A Church equipped for support

helen 2I am currently involved in helping to coordinate the vision process for the Diocese of Gloucester and have been thinking a lot about one of the three questions Bishop Rachel is asking the Diocese: What is my dream or vision for the Church in this Diocese in five years’ time? It’s a tough but thought-provoking question, however an encounter I had last Sunday helped me to focus more clearly on what an answer might be.

A kind lady who I know quite well told me that she has recently been diagnosed with dementia. It came as a real shock and I was disappointed in the inadequate way I responded. The look in her eyes is one I will never forget.  I was left feeling anxious and wanting to know and learn more about the condition so that it didn’t become a barrier when I meet her or others in a similar situation again.

This encounter struck a chord with me in helping me to glimpse my hope for the Church, where we are made aware of and are equipped to embrace and support those whom we know and those whom we encounter in our daily lives. Areas of the Church of England are already working in this area. A good friend of mine is a Dementia Support Worker serving in the Diocese of Lichfield. Lichfield Diocese is encouraging people to become ‘dementia friends’ helping to change the lives of those suffering dementia to begin ‘living well’ with dementia.

For where I am on my faith journey this ‘equipping’ element is about faith in action, enabling me to encounter well with all who I meet both inside and outside of church. I have a hope to belong to a Church where we are deeply committed to people at all stages of life, so that as we face both joy and adversity together, we each grow richer for the shared experience.

By Helen Richardson, Assistant Diocesan Secretary

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Reigning and Serving

Andrew BraddockThe nation has offered its congratulations to the Queen as she celebrates her 90th birthday. Staunch republican and labour leader Jeremy Corbyn was glad to add his good wishes, while not being drawn on his views on the monarchy.

For the Church of England the relationship with the Queen is twofold as both head of state and supreme governor of the Church. In Elizabeth II we have a sovereign whose own personal faith in God and commitment to following the way of Christ has been, by her own admission, a guide and inspiration throughout her life. Consequently her strong sense of duty and service is not only a response to her role as head of state, but a recognition that she is called to serve God as well as the nation and Commonwealth.

The Queen therefore provides a very particular understanding of responsibility. At one level, as critics of the monarchy will highlight, she has not had to earn her position. It is an accident of birth and history. The basis of her authority is royal succession not popular mandate.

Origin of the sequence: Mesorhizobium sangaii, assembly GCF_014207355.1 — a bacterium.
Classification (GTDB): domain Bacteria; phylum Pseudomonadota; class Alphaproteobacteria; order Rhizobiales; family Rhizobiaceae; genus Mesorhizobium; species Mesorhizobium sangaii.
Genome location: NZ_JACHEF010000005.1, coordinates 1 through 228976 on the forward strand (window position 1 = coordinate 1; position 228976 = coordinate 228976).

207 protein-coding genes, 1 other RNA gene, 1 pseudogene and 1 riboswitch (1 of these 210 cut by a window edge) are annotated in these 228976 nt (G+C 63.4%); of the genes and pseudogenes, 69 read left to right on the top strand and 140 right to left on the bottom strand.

Yet the Queen is also aware, not least through the times of crisis in her reign, that while her responsibilities are inherited, loyalty, affection and trust have to be won and cannot be assumed.

The Queen therefore carries three inter-locking responsibilities – to the nation, to God, and to the institution of the monarchy itself. The hidden strength of the Queen’s life is that she has woven together this trinity of responsibilities at the heart of her own sense of vocation throughout the last ninety years.

Andrew Braddock, Director of Mission and Ministry, Diocese of Gloucester

Little changes, bigger picture

FullSizeRenderThis week I’ve been watching the BBC One programme, How to Stay Young. The programme began with a physical test you can do to get an estimate of how long you will live – you have to sit down on the floor and get up again. Each time you touch the floor, with a knee, elbow etc, you lose one of an initial ten points. The test can be used to predict when you might die. The programme went on to explore various ways to reduce your ‘body age’, the health of your physical body: dancing, a vegetarian/vegan diet, reducing stress and a positive attitude are all suggested as ways to improve longevity.

None of these things seems like a particularly onerous task, so is it such a struggle to take the simple steps that we all know will make us healthier? Instead of taking the time to cycle to work, dancing with our children and cooking simple and wholesome food, we rush around, cramming in more and more activities; shopping trips, cinema visits, meals out…

Many changes that are truly better for our well-being as an individual end up being better for society and better for our planet: